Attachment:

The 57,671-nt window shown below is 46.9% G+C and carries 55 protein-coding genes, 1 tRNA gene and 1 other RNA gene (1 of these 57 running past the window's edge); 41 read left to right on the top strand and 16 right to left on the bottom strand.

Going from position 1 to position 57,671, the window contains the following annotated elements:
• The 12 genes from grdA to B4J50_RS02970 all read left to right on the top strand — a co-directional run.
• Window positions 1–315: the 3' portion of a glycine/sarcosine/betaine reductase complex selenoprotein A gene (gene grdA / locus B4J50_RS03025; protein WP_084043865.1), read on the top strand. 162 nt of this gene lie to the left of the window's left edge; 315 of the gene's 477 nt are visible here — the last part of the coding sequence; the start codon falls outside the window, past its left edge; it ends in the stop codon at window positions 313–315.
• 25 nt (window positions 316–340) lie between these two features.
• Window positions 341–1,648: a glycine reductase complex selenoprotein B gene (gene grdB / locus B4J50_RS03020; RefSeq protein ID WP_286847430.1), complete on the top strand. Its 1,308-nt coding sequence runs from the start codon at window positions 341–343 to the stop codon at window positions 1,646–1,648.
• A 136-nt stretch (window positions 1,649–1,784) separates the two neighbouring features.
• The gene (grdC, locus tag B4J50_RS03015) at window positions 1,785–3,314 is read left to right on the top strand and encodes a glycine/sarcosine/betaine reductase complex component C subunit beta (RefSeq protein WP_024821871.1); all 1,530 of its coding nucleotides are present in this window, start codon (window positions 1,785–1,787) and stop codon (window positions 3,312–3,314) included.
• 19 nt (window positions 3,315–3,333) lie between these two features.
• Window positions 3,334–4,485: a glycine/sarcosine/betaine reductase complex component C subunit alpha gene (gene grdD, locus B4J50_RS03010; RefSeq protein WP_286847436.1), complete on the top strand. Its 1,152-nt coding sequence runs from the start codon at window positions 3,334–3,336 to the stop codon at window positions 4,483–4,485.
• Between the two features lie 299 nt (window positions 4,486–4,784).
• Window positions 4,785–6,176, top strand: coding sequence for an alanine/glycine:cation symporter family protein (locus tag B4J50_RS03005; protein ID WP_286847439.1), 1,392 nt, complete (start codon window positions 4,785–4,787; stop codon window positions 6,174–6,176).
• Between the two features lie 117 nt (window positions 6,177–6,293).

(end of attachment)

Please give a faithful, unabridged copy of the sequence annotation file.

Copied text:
The 57,671-nt window shown below is 46.9% G+C and carries 55 protein-coding genes, 1 tRNA gene and 1 other RNA gene (1 of these 57 running past the window's edge); 41 read left to right on the top strand and 16 right to left on the bottom strand.

Going from position 1 to position 57,671, the window contains the following annotated elements:
• The 12 genes from grdA to B4J50_RS02970 all read left to right on the top strand — a co-directional run.
• Window positions 1–315: the 3' portion of a glycine/sarcosine/betaine reductase complex selenoprotein A gene (gene grdA / locus B4J50_RS03025; protein WP_084043865.1), read on the top strand. 162 nt of this gene lie to the left of the window's left edge; 315 of the gene's 477 nt are visible here — the last part of the coding sequence; the start codon falls outside the window, past its left edge; it ends in the stop codon at window positions 313–315.
• 25 nt (window positions 316–340) lie between these two features.
• Window positions 341–1,648: a glycine reductase complex selenoprotein B gene (gene grdB / locus B4J50_RS03020; RefSeq protein ID WP_286847430.1), complete on the top strand. Its 1,308-nt coding sequence runs from the start codon at window positions 341–343 to the stop codon at window positions 1,646–1,648.
• A 136-nt stretch (window positions 1,649–1,784) separates the two neighbouring features.
• The gene (grdC, locus tag B4J50_RS03015) at window positions 1,785–3,314 is read left to right on the top strand and encodes a glycine/sarcosine/betaine reductase complex component C subunit beta (RefSeq protein WP_024821871.1); all 1,530 of its coding nucleotides are present in this window, start codon (window positions 1,785–1,787) and stop codon (window positions 3,312–3,314) included.
• 19 nt (window positions 3,315–3,333) lie between these two features.
• Window positions 3,334–4,485: a glycine/sarcosine/betaine reductase complex component C subunit alpha gene (gene grdD, locus B4J50_RS03010; RefSeq protein WP_286847436.1), complete on the top strand. Its 1,152-nt coding sequence runs from the start codon at window positions 3,334–3,336 to the stop codon at window positions 4,483–4,485.
• Between the two features lie 299 nt (window positions 4,486–4,784).
• Window positions 4,785–6,176, top strand: coding sequence for an alanine/glycine:cation symporter family protein (locus tag B4J50_RS03005; protein ID WP_286847439.1), 1,392 nt, complete (start codon window positions 4,785–4,787; stop codon window positions 6,174–6,176).
• Between the two features lie 117 nt (window positions 6,177–6,293).